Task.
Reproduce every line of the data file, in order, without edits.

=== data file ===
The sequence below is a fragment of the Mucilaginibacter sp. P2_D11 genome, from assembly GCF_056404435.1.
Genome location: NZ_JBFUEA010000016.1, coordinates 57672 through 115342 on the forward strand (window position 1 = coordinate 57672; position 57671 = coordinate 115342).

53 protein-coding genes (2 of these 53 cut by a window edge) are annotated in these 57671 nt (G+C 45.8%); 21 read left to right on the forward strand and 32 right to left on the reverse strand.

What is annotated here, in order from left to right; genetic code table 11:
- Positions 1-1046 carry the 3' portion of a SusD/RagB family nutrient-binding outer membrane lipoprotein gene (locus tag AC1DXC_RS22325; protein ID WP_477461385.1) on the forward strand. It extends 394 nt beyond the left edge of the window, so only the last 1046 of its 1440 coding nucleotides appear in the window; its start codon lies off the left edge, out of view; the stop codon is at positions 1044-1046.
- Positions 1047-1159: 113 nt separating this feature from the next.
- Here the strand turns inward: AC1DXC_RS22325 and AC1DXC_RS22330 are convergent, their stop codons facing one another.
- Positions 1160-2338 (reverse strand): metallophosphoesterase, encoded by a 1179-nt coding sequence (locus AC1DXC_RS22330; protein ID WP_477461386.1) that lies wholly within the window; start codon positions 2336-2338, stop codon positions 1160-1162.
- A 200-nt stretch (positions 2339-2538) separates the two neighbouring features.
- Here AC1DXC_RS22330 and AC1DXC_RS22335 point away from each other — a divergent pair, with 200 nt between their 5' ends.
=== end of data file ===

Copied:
The sequence below is a fragment of the Mucilaginibacter sp. P2_D11 genome, from assembly GCF_056404435.1.
Genome location: NZ_JBFUEA010000016.1, coordinates 57672 through 115342 on the forward strand (window position 1 = coordinate 57672; position 57671 = coordinate 115342).

53 protein-coding genes (2 of these 53 cut by a window edge) are annotated in these 57671 nt (G+C 45.8%); 21 read left to right on the forward strand and 32 right to left on the reverse strand.

What is annotated here, in order from left to right; genetic code table 11:
- Positions 1-1046 carry the 3' portion of a SusD/RagB family nutrient-binding outer membrane lipoprotein gene (locus tag AC1DXC_RS22325; protein ID WP_477461385.1) on the forward strand. It extends 394 nt beyond the left edge of the window, so only the last 1046 of its 1440 coding nucleotides appear in the window; its start codon lies off the left edge, out of view; the stop codon is at positions 1044-1046.
- Positions 1047-1159: 113 nt separating this feature from the next.
- Here the strand turns inward: AC1DXC_RS22325 and AC1DXC_RS22330 are convergent, their stop codons facing one another.
- Positions 1160-2338 (reverse strand): metallophosphoesterase, encoded by a 1179-nt coding sequence (locus AC1DXC_RS22330; protein ID WP_477461386.1) that lies wholly within the window; start codon positions 2336-2338, stop codon positions 1160-1162.
- A 200-nt stretch (positions 2339-2538) separates the two neighbouring features.
- Here AC1DXC_RS22330 and AC1DXC_RS22335 point away from each other — a divergent pair, with 200 nt between their 5' ends.